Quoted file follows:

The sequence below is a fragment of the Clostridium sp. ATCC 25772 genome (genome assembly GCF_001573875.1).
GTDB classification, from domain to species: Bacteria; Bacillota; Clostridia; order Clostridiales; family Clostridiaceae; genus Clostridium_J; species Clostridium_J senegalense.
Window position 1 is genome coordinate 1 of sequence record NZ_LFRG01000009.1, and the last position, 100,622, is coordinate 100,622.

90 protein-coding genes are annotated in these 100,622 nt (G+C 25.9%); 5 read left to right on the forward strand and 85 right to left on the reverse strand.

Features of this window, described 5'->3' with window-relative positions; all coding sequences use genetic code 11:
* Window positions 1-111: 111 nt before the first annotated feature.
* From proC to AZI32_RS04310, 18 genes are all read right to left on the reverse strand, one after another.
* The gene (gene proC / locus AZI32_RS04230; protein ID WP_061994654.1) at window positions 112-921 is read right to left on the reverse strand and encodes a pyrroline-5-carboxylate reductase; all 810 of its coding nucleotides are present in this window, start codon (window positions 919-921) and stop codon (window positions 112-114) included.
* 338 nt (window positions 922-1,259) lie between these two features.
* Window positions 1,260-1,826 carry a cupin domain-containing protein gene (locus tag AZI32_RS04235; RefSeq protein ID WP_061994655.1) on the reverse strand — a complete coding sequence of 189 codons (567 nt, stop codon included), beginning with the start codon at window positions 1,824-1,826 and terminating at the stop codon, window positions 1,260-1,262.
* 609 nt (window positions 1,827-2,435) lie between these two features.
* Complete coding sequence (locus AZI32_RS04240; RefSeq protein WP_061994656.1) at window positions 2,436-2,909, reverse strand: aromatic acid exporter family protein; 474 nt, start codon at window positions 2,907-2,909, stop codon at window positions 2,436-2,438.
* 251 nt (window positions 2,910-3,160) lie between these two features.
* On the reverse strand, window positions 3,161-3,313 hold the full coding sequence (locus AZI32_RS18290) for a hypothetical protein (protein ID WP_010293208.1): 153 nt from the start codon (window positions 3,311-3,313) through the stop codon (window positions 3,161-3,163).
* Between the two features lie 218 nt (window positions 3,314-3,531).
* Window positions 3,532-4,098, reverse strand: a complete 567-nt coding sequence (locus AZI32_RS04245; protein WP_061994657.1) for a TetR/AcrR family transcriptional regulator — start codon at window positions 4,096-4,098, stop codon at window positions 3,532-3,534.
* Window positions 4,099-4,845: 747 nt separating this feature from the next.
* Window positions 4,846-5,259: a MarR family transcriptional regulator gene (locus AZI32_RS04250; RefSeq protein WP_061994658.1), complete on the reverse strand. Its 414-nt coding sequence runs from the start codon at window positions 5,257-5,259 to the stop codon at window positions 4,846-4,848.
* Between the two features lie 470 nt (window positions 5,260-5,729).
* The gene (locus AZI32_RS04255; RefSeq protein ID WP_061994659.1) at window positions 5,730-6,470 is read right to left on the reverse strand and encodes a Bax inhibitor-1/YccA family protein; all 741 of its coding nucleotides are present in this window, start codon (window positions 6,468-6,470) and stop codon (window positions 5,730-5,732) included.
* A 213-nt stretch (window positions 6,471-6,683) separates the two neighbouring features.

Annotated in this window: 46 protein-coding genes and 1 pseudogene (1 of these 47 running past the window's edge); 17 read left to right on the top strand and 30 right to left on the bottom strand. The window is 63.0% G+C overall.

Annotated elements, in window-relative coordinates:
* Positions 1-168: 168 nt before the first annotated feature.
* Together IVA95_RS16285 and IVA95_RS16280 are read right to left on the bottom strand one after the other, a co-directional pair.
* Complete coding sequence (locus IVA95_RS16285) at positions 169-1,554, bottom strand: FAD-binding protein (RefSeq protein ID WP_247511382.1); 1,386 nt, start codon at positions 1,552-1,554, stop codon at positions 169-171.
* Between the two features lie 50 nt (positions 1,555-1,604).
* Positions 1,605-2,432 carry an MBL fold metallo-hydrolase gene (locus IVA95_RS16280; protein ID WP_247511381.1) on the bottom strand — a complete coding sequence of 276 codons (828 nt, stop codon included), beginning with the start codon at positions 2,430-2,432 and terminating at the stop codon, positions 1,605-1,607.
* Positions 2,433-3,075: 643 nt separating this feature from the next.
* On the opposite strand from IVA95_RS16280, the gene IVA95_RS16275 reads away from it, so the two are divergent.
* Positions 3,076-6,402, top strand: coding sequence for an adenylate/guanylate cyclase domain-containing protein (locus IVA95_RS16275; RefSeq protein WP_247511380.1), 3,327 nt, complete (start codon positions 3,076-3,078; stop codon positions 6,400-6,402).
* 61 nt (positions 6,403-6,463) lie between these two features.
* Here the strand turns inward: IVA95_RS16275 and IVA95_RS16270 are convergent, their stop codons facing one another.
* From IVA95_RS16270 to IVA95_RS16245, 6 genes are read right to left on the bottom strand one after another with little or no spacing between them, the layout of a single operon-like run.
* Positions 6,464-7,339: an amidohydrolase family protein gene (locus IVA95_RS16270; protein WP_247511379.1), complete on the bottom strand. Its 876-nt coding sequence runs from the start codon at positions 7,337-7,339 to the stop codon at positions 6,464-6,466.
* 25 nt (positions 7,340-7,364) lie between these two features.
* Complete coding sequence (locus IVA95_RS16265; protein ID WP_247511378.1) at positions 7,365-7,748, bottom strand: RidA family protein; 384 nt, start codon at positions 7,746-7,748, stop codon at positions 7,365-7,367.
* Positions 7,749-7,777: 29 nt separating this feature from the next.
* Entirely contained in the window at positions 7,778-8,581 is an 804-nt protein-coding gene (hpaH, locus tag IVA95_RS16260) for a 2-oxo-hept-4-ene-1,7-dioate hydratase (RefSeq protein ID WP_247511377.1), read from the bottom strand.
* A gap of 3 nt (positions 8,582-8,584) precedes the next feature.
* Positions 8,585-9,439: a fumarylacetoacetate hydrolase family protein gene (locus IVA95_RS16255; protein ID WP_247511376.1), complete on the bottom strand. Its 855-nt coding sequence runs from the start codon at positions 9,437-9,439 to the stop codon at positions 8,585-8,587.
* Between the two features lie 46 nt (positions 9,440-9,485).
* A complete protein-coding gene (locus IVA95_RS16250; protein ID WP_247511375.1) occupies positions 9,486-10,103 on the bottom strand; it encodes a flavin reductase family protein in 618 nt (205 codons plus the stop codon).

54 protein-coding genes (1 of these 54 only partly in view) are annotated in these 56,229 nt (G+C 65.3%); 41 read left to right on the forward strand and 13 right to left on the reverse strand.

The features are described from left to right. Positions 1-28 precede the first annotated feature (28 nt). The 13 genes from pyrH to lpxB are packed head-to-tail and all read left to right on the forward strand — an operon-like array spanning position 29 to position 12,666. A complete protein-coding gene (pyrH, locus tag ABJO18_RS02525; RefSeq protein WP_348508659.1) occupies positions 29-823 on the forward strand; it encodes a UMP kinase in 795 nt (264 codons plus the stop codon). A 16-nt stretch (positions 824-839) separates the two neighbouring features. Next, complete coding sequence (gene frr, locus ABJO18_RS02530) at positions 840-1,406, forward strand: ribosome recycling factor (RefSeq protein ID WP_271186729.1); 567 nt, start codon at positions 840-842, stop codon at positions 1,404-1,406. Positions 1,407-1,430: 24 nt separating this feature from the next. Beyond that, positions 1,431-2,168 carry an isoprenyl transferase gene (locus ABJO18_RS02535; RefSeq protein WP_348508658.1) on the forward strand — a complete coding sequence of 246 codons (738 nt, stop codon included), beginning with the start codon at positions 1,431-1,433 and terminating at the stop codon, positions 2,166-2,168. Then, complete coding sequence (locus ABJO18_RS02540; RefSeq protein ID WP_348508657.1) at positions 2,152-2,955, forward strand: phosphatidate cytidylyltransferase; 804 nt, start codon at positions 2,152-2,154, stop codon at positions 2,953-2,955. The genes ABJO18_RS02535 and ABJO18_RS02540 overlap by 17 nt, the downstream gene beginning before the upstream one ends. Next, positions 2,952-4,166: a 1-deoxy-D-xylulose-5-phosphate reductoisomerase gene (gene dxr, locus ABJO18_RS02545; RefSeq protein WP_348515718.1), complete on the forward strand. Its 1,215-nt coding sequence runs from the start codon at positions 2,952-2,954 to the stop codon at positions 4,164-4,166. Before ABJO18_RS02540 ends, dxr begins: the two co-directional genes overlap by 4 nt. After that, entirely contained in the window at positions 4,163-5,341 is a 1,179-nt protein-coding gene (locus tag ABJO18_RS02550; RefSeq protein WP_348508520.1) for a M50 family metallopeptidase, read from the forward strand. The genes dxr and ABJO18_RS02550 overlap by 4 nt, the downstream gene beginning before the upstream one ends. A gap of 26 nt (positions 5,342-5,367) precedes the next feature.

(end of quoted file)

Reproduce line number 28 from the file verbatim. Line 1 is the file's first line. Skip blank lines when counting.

* Positions 1,605-2,432 carry an MBL fold metallo-hydrolase gene (locus IVA95_RS16280; protein ID WP_247511381.1) on the bottom strand — a complete coding sequence of 276 codons (828 nt, stop codon included), beginning with the start codon at positions 2,430-2,432 and terminating at the stop codon, positions 1,605-1,607.